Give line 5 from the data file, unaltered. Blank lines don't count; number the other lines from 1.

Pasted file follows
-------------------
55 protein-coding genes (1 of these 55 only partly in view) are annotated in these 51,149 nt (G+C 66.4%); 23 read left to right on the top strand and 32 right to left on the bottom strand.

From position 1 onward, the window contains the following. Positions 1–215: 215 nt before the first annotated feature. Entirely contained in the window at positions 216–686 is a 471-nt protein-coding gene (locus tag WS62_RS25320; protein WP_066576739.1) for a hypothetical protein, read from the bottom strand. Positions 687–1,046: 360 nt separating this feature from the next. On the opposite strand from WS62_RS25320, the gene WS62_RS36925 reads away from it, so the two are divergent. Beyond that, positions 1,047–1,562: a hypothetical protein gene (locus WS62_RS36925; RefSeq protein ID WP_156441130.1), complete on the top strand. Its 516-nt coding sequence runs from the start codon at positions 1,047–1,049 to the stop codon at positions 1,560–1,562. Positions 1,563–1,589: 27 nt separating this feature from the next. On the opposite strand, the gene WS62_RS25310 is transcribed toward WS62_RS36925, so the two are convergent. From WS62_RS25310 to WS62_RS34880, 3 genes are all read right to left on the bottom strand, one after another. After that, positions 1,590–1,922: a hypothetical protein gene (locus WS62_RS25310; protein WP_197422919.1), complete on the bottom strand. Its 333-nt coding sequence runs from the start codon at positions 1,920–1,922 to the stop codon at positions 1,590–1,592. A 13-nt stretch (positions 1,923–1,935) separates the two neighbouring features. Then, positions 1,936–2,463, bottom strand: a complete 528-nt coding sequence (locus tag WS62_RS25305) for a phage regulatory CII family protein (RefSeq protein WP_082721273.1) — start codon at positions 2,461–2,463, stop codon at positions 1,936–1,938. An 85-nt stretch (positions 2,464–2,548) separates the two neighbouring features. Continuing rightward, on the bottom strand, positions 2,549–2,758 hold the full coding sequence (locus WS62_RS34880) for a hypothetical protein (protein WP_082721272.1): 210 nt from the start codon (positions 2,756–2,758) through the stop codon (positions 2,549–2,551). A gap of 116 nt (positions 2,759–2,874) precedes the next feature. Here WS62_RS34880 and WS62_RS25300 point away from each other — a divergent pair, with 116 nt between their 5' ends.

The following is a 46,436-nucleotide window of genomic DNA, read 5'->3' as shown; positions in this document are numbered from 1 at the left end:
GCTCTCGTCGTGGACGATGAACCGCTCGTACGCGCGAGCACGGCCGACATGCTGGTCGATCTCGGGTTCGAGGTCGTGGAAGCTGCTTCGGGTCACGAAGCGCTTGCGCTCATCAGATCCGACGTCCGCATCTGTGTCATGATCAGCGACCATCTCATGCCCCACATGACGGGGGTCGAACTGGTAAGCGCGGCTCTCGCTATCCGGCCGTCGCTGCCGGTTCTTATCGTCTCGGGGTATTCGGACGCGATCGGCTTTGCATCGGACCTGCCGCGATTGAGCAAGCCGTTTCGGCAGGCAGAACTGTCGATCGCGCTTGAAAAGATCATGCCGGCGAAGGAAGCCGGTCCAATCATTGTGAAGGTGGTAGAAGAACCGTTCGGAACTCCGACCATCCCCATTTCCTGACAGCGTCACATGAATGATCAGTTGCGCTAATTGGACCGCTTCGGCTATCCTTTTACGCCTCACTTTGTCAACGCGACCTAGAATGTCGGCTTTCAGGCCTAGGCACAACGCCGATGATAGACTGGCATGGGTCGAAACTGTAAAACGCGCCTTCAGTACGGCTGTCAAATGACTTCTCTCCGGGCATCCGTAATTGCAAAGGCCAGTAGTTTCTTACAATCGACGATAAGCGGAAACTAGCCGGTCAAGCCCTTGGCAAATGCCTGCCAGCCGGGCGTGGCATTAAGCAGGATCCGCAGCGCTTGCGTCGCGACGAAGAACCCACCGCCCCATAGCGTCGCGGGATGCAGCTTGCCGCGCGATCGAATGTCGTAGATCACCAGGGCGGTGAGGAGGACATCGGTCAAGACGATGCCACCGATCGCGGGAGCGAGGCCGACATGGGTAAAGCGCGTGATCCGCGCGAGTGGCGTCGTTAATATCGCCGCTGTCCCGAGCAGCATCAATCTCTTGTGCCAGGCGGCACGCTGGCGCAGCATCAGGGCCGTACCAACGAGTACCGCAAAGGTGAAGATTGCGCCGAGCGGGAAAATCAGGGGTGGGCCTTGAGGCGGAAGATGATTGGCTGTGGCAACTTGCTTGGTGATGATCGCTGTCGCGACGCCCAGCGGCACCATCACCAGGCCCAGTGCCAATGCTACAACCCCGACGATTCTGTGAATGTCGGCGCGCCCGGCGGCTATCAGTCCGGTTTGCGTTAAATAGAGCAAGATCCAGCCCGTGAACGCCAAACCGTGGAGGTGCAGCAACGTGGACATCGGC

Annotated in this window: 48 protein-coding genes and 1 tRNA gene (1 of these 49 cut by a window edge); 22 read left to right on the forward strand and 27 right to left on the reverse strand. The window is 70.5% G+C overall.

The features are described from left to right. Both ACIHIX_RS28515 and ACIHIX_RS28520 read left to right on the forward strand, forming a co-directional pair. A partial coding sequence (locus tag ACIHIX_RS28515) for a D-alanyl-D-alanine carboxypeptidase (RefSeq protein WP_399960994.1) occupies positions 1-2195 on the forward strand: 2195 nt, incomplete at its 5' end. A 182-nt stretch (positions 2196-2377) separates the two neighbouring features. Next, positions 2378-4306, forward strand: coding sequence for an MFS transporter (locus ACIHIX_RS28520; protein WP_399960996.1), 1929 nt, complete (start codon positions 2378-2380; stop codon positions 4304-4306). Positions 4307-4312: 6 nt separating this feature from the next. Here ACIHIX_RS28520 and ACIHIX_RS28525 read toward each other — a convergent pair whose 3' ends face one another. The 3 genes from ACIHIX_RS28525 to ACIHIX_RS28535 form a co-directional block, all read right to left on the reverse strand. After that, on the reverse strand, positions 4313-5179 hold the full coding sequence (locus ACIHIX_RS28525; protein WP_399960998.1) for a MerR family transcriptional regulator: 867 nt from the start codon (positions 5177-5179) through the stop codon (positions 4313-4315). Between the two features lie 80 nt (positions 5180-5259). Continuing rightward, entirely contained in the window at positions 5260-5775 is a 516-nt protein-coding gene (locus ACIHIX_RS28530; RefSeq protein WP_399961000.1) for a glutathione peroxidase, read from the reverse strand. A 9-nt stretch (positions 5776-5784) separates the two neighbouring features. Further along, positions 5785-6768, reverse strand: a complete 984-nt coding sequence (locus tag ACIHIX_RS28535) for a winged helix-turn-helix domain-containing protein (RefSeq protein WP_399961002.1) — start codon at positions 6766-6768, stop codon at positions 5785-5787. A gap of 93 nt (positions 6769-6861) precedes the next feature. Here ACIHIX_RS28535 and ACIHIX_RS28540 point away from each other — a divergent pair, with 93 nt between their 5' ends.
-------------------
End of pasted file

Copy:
Annotated in this window: 48 protein-coding genes and 1 tRNA gene (1 of these 49 cut by a window edge); 22 read left to right on the forward strand and 27 right to left on the reverse strand. The window is 70.5% G+C overall.